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You may have heard the saying “from clogs to clogs in three generations”, a well-known phrase used to describe the three-generation cycle of a family business’s failure to prosper and their tendency to eventually decay. It is one of the few phrases that can be found universally across a number of cultures repeated in different ways with the same message –that family firms fail to make it beyond the third generation. You may even have heard some statistics to back this up, that a third of family firms fail to make it to the second generation and around a third of those fail to make it to the third generation.

These stats and those phrases are misleading and it’s time to rewrite the narrative.  In fact, family firms are better placed to deliver a more sustainable future, not only for the firms themselves, but for their people, planet and communities they are embedded in.

The Northern Ireland Irish Family Business sector is the heartbeat of the Northern Irish economy and represents something in the region of 328,000 jobs and a 57.2% share of all private sector employment (IFB, 2021).  When you compare family businesses to their non-family counterparts they may sometimes (though not always) be slower to grow, but consistently outperform on a number of measures – family ownership brings a competitive advantage in situations that demand resiliency rather than rapid growth.

Family businesses, with owners close to the business, can adapt quickly to changing circumstances and balance the imperatives of navigating through the crisis with the implications for the long-term in mind. That means working hard not only to preserve cash, but also to ensure the well-being of employees and communities. In many studies, family companies have been shown to be better employers and community citizens than their non-family–run peers, that’s a distinct competitive advantage.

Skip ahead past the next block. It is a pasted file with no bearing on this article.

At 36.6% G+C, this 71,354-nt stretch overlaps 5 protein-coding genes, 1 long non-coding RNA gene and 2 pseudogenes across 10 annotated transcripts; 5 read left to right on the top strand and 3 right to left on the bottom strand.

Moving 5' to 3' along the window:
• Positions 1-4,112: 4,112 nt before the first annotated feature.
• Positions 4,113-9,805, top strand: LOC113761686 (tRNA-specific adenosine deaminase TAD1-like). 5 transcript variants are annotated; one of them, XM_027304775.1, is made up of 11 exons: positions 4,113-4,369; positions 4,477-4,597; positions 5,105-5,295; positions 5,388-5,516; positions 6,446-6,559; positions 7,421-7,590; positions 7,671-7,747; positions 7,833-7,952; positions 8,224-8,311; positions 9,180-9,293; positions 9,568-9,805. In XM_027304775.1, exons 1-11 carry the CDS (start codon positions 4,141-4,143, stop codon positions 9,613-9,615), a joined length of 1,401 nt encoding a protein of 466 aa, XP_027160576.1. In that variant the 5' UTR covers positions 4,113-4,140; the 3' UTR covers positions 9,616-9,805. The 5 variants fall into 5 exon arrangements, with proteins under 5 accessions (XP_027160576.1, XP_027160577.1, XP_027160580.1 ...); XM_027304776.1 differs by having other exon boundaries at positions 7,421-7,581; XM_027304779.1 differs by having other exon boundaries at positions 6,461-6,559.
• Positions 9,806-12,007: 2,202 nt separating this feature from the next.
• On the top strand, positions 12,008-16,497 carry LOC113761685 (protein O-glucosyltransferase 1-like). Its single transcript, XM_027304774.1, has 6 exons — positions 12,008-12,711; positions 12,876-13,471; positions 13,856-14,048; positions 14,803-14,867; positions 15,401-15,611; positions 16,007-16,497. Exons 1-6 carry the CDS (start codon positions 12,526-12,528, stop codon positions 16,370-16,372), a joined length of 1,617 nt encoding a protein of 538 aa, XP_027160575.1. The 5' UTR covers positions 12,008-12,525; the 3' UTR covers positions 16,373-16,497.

The UN World Commission on Environment and Development defined sustainability as being about “meeting the needs of the present without compromising on the ability of future generations to meet their own needs”.  This definition shares a fundamental theme that’s particularly relevant — and familiar — to families in businesses because of their sense of duty to create and preserve a healthy, diverse and resilient world for their children and grandchildren. The commitment to this ideal of generation-to-generation value creation is not new to family businesses. It’s deeply embedded in the family’s values and woven throughout their business model. What is new, is the opportunity for family businesses to play a larger societal role by using their long-term, multi-generational mindset as a roadmap to sustainability for others to follow.

Focusing on sustainability and strengthening the bottom line are not mutually exclusive. Increasingly, they are becoming competitive differentiators for winning new business and attracting new customers and top-performing employees.

The recent annual conference of the NI Family Business Forum, which was set up by leading local accountancy firm Harbinson Mulholland in conjunction with Ulster University Business School seven years ago, was held in Belfast on the eve of National Family Business Day. A delegation of over 100 people representing 40 local family businesses gathered to hear how being ‘A Force for Good’ would help curate a better future for their businesses and our planet, as well as inspirational real-life stories and experiences that make this sector so unique.

A raft of topics including philanthropy and leaving a legacy, sustainability, creating a world class culture, next gen leadership transition and adapting a lean manufacturing mindset for continuous improvement and growth were addressed by guest speakers and a panel of experts and business owners.

At the conference, Ulster University launched a new dedicated centre, The Centre for Sustainable Family Enterprise, which is dedicated to providing enterprising families with the knowledge, tools and resources they need to build thriving, sustainable businesses that last for generations.

For more information visit the Centre for Sustainable Family Enterprise web pages or email: